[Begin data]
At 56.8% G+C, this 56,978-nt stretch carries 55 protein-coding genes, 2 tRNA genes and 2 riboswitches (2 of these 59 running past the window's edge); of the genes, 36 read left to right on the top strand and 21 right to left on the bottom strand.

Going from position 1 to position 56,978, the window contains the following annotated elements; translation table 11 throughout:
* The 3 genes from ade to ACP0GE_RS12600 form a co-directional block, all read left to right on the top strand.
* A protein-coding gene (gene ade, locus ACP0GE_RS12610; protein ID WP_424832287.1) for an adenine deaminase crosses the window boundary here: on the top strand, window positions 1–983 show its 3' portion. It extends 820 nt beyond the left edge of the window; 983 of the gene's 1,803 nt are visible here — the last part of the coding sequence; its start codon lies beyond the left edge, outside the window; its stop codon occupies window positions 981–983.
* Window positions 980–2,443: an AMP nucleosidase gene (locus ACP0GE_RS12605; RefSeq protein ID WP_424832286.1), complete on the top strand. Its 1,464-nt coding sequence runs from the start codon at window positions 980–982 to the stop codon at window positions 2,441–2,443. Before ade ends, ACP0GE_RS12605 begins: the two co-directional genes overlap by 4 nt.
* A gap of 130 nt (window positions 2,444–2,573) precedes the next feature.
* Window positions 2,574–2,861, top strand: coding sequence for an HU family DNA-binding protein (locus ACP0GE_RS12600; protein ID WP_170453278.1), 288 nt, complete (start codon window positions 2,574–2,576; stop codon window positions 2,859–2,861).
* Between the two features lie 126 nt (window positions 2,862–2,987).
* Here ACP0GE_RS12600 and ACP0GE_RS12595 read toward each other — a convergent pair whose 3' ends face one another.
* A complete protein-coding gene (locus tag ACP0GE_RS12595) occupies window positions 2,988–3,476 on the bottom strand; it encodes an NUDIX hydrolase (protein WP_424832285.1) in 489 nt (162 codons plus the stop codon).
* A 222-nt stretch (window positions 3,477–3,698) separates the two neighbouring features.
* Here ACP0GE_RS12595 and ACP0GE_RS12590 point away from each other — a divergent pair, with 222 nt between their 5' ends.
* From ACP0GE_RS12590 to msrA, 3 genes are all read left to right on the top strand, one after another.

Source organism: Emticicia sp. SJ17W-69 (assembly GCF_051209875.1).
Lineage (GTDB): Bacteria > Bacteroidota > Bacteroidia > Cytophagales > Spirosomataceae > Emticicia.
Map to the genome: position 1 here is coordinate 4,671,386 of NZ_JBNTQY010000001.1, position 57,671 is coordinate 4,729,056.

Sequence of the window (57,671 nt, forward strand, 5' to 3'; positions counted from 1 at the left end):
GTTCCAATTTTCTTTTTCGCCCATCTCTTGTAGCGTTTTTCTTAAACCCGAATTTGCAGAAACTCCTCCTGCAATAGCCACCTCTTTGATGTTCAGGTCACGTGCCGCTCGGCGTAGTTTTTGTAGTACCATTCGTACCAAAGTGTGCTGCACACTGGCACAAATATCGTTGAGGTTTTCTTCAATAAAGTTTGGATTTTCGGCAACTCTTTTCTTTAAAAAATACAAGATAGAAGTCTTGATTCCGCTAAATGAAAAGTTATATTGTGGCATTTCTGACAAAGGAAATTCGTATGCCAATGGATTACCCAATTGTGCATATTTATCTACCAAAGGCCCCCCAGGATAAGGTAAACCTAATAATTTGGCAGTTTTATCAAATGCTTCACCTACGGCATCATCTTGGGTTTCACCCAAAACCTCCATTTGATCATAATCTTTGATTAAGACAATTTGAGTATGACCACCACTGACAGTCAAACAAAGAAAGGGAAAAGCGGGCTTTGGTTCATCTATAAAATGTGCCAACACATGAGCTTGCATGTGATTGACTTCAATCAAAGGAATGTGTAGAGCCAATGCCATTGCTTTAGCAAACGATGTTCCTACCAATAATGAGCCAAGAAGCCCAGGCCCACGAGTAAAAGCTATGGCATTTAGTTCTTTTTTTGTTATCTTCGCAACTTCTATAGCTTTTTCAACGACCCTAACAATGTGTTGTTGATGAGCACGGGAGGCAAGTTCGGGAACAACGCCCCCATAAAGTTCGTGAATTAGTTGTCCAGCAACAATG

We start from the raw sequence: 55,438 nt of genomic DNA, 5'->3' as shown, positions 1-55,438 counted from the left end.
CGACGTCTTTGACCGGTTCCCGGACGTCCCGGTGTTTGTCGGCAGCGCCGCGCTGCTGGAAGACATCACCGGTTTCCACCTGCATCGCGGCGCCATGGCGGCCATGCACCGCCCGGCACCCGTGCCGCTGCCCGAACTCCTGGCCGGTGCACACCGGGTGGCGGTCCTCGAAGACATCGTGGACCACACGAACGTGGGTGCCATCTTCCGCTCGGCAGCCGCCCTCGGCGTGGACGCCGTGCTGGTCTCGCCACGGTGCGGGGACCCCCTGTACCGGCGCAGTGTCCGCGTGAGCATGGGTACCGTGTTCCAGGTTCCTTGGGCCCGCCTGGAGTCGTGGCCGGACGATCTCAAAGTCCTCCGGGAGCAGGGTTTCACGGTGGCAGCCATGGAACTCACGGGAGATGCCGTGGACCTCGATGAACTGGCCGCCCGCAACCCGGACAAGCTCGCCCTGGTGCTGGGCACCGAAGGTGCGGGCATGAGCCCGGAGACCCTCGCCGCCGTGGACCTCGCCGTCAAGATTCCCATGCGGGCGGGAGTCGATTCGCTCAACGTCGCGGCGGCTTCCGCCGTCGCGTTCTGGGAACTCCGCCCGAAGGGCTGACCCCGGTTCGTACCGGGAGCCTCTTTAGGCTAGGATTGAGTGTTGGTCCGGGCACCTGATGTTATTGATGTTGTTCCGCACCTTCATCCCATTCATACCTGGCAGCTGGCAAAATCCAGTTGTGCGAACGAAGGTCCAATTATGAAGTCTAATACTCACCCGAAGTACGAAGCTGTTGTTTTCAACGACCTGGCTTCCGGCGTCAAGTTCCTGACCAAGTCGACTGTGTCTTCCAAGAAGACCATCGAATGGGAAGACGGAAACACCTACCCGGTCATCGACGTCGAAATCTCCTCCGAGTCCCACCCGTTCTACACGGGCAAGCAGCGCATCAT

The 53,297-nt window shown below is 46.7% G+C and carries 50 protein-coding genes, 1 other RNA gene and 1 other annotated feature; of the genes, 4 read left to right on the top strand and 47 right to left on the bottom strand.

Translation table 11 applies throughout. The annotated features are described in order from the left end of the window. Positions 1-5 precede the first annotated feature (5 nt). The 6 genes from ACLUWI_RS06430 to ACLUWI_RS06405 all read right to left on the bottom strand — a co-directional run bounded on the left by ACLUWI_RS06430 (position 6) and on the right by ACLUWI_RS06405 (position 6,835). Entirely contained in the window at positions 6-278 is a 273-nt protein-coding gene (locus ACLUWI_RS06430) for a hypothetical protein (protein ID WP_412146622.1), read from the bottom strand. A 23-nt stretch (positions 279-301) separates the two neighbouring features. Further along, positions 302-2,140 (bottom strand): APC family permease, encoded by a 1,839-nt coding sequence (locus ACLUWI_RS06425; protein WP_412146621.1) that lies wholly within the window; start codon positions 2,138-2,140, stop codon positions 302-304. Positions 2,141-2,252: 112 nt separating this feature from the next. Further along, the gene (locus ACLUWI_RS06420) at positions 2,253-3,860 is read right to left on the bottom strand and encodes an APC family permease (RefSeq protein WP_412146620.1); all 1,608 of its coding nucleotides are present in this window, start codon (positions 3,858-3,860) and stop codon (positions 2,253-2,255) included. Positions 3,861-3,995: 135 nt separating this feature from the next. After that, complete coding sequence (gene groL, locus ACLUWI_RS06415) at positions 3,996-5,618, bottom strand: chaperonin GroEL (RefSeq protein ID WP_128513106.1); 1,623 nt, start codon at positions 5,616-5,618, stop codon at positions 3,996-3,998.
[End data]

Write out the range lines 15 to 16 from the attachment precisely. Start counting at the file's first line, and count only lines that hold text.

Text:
Lineage (GTDB): Bacteria > Bacteroidota > Bacteroidia > Cytophagales > Spirosomataceae > Emticicia.
Map to the genome: position 1 here is coordinate 4,671,386 of NZ_JBNTQY010000001.1, position 57,671 is coordinate 4,729,056.